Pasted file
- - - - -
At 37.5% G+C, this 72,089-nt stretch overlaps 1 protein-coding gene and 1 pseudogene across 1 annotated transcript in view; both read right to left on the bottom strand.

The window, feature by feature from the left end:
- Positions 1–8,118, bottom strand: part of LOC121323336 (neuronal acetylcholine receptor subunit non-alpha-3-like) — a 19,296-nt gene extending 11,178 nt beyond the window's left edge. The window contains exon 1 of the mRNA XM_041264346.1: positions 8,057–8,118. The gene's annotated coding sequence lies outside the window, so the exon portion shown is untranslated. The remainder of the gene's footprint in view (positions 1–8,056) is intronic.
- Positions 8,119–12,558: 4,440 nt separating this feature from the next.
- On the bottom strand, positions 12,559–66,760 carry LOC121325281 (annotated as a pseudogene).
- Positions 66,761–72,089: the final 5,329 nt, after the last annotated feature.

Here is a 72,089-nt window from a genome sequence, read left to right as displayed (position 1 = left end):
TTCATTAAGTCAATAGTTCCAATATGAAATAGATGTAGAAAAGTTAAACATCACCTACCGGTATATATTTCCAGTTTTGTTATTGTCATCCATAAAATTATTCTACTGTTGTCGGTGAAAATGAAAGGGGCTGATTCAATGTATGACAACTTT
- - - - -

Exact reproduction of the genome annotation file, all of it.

At 37.5% G+C, this 72,089-nt stretch overlaps 1 protein-coding gene and 1 pseudogene across 1 annotated transcript in view; both read right to left on the bottom strand.

The window, feature by feature from the left end:
- Positions 1–8,118, bottom strand: part of LOC121323336 (neuronal acetylcholine receptor subunit non-alpha-3-like) — a 19,296-nt gene extending 11,178 nt beyond the window's left edge. The window contains exon 1 of the mRNA XM_041264346.1: positions 8,057–8,118. The gene's annotated coding sequence lies outside the window, so the exon portion shown is untranslated. The remainder of the gene's footprint in view (positions 1–8,056) is intronic.
- Positions 8,119–12,558: 4,440 nt separating this feature from the next.
- On the bottom strand, positions 12,559–66,760 carry LOC121325281 (annotated as a pseudogene).
- Positions 66,761–72,089: the final 5,329 nt, after the last annotated feature.

Here is a 72,089-nt window from a genome sequence, read left to right as displayed (position 1 = left end):
TTCATTAAGTCAATAGTTCCAATATGAAATAGATGTAGAAAAGTTAAACATCACCTACCGGTATATATTTCCAGTTTTGTTATTGTCATCCATAAAATTATTCTACTGTTGTCGGTGAAAATGAAAGGGGCTGATTCAATGTATGACAACTTT